The University of Victoria has launched a new Indigenous law degree.
Graduates of the program, a first in Canada, will receive two professional degrees, one in Canadian common law, and one in Indigenous legal orders.
“There’s lots of people that didn’t believe that there is any such thing as Indigenous law, but when you are in the communities you understand that people are aspiring to live in a peaceful way that has order attached to that,” said John Borrows, professor of law at the university.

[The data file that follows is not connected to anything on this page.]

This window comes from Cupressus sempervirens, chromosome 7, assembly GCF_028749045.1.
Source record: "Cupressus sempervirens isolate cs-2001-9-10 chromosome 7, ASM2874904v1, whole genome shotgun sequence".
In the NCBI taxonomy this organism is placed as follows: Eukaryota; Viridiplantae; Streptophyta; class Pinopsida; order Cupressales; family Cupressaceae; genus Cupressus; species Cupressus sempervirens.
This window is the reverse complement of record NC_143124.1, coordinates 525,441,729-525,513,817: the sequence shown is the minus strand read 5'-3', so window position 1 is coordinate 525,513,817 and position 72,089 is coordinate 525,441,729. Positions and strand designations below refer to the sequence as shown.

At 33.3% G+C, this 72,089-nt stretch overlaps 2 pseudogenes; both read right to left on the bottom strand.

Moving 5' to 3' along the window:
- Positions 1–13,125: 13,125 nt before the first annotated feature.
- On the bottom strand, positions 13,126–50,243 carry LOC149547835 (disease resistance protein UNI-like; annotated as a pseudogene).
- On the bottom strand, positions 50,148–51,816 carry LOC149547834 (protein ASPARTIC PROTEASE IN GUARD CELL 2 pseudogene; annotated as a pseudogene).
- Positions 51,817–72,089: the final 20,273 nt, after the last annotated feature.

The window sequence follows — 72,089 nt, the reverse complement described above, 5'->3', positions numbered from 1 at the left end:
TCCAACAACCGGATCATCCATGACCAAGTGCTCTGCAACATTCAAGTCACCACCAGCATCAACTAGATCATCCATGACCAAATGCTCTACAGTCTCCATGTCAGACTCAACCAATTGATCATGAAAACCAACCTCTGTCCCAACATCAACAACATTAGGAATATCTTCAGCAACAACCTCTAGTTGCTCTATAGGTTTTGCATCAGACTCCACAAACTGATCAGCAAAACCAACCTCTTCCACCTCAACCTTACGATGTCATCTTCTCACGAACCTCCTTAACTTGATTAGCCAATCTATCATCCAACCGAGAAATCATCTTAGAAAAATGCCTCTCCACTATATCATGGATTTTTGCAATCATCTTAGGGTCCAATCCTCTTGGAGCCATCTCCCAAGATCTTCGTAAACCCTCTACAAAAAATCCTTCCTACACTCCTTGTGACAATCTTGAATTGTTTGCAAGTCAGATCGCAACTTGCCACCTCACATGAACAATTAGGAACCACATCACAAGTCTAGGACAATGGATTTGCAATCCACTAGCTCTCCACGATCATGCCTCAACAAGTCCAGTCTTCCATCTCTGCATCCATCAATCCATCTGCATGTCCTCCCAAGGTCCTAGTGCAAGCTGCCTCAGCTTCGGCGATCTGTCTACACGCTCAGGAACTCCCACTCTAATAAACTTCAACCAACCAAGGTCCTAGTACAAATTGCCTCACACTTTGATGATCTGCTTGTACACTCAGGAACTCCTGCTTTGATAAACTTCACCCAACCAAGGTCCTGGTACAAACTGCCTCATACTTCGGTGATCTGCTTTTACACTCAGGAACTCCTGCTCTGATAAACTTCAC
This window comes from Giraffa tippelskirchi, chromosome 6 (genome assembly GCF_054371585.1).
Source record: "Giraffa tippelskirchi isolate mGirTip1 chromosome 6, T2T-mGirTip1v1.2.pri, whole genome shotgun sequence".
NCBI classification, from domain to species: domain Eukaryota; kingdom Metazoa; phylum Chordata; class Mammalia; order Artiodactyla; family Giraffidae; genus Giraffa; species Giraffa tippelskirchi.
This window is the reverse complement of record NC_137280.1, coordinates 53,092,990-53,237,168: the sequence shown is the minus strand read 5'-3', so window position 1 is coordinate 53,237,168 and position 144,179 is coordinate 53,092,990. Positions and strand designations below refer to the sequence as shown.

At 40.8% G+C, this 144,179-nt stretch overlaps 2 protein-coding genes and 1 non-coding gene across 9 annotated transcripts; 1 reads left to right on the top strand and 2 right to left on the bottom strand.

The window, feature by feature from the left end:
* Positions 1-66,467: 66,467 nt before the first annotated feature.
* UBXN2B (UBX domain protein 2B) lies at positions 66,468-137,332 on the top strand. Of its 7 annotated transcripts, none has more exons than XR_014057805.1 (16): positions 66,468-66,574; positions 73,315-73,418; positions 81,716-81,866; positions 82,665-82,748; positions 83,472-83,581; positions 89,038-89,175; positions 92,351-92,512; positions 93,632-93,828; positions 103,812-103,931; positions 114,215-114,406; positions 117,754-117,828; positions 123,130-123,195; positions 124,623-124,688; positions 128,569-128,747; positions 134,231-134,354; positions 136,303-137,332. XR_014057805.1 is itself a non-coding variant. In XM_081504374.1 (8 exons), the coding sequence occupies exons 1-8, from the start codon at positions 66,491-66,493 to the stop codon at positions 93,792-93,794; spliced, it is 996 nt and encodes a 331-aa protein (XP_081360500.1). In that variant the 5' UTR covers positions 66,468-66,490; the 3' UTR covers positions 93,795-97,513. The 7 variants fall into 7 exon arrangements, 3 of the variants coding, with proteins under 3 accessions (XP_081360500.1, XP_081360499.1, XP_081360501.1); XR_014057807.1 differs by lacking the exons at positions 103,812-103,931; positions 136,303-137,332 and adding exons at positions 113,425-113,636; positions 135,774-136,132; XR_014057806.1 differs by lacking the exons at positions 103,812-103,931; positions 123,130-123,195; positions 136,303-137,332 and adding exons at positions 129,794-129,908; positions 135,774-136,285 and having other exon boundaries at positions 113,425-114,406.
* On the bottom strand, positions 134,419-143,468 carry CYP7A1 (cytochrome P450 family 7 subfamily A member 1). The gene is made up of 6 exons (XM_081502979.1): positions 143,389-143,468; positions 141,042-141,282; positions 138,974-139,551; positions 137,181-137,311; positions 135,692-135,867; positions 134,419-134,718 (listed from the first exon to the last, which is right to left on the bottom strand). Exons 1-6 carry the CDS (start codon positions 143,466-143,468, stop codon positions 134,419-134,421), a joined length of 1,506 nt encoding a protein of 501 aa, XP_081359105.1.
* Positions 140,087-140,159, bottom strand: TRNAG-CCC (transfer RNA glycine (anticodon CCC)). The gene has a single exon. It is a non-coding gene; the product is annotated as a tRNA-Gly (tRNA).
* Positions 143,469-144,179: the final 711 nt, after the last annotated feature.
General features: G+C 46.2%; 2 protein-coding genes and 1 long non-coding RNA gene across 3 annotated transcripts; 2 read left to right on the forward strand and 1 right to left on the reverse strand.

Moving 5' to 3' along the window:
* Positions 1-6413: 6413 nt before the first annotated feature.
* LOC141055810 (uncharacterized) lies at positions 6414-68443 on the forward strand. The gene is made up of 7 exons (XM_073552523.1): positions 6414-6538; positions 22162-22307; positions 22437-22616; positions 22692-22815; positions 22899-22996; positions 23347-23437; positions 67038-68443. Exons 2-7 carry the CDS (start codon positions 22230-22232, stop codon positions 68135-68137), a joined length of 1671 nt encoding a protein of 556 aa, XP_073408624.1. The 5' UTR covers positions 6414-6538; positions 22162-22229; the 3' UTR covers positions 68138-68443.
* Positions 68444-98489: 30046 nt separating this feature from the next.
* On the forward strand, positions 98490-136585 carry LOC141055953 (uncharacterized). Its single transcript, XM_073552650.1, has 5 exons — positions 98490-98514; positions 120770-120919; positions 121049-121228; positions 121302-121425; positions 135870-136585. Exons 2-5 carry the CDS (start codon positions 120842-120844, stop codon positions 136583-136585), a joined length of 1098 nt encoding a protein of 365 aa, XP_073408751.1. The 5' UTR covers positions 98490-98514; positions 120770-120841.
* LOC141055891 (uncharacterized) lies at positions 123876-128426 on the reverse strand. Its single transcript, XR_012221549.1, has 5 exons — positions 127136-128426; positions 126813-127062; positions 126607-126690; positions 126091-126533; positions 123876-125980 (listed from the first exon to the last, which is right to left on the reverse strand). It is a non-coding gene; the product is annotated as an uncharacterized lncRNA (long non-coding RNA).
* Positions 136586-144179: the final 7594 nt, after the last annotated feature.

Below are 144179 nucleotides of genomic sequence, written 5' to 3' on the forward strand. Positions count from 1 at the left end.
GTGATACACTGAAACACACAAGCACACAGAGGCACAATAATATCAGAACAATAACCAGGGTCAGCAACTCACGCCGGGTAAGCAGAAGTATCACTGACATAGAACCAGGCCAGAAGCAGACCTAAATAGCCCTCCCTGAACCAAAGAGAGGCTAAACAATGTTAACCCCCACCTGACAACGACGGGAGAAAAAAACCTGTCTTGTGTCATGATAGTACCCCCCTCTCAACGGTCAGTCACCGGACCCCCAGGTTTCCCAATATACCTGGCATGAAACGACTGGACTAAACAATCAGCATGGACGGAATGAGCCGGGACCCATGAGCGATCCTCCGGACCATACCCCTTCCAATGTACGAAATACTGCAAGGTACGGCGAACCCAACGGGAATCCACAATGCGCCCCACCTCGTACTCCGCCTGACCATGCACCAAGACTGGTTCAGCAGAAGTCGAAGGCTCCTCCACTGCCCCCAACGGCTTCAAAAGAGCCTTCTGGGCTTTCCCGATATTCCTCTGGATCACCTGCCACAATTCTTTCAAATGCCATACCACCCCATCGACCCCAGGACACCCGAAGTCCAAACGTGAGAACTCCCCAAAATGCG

Students will learn laws from Anishinaabe, Gitxsan, and Cree.
Carolyn Belleau is one of 26 students in the new program.
She hopes the resurgence of Indigenous law will help with reconciliation.
“Being a Secwepemc woman going forward with this I think it will help improve relations between Indigenous and non-Indigenous and I think that is something really special,” she said.
The Truth and Reconciliation Commission’s Call to Action number 50 called on the federal and provincial governments to fund Indigenous law institutes.
The province has budgeted $2.5 million over two years to support the program.